C. Persistent avoidance of stimuli associated with the traumatic event(s), beginning after the traumatic event(s) occurred, as evidenced by one or both of the following:
1. Avoidance of or efforts to avoid distressing memories, thoughts, or feelings about or closely associated with the traumatic event(s).
2. Avoidance of or efforts to avoid external reminders (people, places, conversations, activities, objects, situations) that arouse distressing memories, thoughts, or feelings about or closely associated with the traumatic event(s).
D. Negative alterations in cognitions and mood associated with the traumatic event(s), beginning or worsening after the traumatic event(s) occurred, as evidenced by two (or more) of the following:
1. Inability to remember an important aspect of the traumatic event(s) (typically due to dissociative amnesia and not to other factors such as head injury, alcohol, or drugs).
2. Persistent and exaggerated negative beliefs or expectations about oneself, others, or the world (e.g., “I am bad,” “No one can be trusted,” “The world is completely dangerous,” “My whole nervous system is permanently ruined”).
3. Persistent, distorted cognitions about the cause or consequences of the traumatic event(s) that lead the individual to blame himself/herself or others.
4. Persistent negative emotional state (e.g., fear, horror, anger, guilt, or shame).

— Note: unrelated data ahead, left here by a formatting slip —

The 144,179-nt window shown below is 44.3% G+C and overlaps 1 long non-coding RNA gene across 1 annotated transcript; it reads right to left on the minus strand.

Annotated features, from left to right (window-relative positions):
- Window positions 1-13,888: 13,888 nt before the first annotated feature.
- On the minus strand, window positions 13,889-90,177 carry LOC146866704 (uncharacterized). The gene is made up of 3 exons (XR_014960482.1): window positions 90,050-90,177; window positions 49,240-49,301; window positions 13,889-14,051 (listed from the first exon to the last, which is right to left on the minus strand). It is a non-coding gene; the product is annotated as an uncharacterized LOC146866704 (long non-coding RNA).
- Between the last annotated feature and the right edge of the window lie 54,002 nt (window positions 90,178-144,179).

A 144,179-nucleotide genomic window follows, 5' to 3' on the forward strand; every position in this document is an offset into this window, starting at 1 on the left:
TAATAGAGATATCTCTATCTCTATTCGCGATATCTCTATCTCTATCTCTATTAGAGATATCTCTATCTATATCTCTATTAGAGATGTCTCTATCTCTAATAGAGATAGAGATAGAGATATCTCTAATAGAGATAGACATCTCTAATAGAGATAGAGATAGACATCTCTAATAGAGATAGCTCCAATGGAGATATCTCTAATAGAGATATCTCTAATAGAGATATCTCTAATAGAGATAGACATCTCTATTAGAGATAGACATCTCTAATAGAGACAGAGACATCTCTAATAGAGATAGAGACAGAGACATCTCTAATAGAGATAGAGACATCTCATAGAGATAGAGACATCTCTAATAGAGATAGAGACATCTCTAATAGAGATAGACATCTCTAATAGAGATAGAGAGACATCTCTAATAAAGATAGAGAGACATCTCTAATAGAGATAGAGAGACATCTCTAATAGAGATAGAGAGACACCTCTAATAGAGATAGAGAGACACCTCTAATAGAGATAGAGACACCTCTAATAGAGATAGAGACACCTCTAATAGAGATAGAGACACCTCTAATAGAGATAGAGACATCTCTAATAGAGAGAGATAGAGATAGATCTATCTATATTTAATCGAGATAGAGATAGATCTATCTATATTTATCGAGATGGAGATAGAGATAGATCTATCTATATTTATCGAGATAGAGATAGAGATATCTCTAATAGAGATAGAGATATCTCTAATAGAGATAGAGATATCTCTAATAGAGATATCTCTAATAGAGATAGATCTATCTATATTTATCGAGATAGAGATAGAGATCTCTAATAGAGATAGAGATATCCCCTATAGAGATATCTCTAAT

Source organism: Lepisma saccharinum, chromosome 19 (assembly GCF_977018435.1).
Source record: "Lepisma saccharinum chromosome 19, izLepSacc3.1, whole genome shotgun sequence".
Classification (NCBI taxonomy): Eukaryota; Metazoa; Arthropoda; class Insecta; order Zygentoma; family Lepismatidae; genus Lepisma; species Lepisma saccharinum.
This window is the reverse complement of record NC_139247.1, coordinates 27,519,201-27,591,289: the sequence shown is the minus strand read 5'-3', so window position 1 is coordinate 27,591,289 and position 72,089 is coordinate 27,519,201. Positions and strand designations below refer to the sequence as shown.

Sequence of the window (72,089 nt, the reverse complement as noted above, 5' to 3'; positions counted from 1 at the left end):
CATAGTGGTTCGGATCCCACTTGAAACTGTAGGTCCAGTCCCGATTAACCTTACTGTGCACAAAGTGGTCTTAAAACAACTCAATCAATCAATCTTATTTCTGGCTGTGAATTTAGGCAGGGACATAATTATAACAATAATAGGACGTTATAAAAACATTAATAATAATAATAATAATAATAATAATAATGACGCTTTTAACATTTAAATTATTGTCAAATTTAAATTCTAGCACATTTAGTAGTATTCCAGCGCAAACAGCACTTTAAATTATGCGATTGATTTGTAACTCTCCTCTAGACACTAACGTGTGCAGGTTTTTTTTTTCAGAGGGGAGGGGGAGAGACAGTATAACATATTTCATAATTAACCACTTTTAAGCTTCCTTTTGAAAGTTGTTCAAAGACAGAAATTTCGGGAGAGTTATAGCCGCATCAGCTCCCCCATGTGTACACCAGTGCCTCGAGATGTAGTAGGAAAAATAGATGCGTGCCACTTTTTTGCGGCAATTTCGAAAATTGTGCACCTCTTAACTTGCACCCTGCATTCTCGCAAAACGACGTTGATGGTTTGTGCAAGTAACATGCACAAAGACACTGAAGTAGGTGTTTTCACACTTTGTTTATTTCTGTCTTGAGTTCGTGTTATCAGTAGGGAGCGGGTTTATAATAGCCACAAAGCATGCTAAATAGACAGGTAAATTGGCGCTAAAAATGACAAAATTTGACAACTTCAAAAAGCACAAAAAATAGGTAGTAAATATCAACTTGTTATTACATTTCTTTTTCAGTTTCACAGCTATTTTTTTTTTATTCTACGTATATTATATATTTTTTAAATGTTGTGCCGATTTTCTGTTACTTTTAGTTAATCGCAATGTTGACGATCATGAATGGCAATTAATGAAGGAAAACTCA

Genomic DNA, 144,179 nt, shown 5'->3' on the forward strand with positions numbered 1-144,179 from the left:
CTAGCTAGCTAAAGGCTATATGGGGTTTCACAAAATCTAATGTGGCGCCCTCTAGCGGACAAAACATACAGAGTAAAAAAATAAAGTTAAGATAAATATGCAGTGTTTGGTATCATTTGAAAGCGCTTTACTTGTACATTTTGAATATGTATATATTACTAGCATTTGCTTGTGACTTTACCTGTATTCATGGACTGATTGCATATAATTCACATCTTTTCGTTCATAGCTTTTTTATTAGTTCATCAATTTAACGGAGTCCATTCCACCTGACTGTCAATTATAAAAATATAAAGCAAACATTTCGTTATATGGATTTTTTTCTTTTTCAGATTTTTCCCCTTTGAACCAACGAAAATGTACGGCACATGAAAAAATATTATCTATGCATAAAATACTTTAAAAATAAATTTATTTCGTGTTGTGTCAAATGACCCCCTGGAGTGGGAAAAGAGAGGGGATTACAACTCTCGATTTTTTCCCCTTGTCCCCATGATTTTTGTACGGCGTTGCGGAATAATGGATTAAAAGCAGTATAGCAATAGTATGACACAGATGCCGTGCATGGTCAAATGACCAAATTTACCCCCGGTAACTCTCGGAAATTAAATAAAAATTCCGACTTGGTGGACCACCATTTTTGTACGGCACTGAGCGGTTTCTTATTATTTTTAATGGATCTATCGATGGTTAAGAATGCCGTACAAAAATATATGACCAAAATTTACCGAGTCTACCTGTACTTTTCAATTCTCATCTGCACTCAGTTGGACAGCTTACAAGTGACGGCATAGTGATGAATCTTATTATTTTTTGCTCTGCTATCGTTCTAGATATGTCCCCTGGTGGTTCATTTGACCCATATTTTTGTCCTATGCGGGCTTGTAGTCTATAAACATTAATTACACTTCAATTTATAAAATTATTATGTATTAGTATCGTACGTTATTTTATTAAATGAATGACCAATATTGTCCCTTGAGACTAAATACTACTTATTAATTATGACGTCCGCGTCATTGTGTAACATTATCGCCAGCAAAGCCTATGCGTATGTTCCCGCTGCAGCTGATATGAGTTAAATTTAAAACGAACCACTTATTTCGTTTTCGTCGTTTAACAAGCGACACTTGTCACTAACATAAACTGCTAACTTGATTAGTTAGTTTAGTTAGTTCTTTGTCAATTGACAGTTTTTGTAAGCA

5. Markedly diminished interest or participation in significant activities.
6. Feelings of detachment or estrangement from others.
7. Persistent inability to experience positive emotions(e.g., inability to experience happiness, satisfaction, or loving feelings).
E. Marked alterations in arousal and reactivity associated with the traumatic event(s), beginning or worsening after the traumatic event(s) occurred, as evidenced by two (or more) of the following:
1. Irritable behavior and angry outbursts (with little or no provocation) typically expressed as verbal or physical aggression toward people or objects.
2. Reckless or self-destructive behavior.
3. Hypervigilance.
4. Exaggerated startle response.
5. Problems with concentration.
6. Sleep disturbance (e.g., difficulty falling or staying asleep or restless sleep).
F. Duration of the disturbance (Criteria B, C, D, and E) is more than one month.
G. The disturbance causes clinically significant distress or impairment in social, occupational, or other important areas of functioning.
H. The disturbance is not attributable to the physiological effects of a substance (e.g., medication, alcohol) or another medical condition.
Specify whether:
With dissociative symptoms: The individual's symptoms meet the criteria for posttraumatic stress disorder, and in addition, in response to the stressor, the individual experiences persistent or recurrent symptoms of either of the following: